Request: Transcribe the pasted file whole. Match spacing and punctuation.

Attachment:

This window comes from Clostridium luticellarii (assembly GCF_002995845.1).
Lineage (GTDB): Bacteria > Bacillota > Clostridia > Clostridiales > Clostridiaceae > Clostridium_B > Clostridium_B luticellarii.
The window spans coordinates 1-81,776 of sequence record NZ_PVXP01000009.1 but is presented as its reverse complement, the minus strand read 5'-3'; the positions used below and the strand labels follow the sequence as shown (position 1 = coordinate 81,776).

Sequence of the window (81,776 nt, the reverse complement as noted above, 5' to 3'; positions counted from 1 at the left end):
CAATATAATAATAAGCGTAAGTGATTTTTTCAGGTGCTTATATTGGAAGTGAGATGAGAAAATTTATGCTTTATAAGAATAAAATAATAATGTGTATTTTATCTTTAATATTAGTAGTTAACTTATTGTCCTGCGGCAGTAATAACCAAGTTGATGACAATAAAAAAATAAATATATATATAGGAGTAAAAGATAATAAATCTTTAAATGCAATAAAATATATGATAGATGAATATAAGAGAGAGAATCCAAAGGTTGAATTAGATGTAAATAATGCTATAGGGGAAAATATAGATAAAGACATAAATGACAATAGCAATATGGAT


This window comes from Clostridium luticellarii (assembly GCF_002995845.1).
Lineage (GTDB): Bacteria > Bacillota > Clostridia > Clostridiales > Clostridiaceae > Clostridium_B > Clostridium_B luticellarii.
The window spans coordinates 1-81,776 of sequence record NZ_PVXP01000009.1 but is presented as its reverse complement, the minus strand read 5'-3'; the positions used below and the strand labels follow the sequence as shown (position 1 = coordinate 81,776).

Sequence of the window (81,776 nt, the reverse complement as noted above, 5' to 3'; positions counted from 1 at the left end):
CAATATAATAATAAGCGTAAGTGATTTTTTCAGGTGCTTATATTGGAAGTGAGATGAGAAAATTTATGCTTTATAAGAATAAAATAATAATGTGTATTTTATCTTTAATATTAGTAGTTAACTTATTGTCCTGCGGCAGTAATAACCAAGTTGATGACAATAAAAAAATAAATATATATATAGGAGTAAAAGATAATAAATCTTTAAATGCAATAAAATATATGATAGATGAATATAAGAGAGAGAATCCAAAGGTTGAATTAGATGTAAATAATGCTATAGGGGAAAATATAGATAAAGACATAAATGACAATAGCAATATGGAT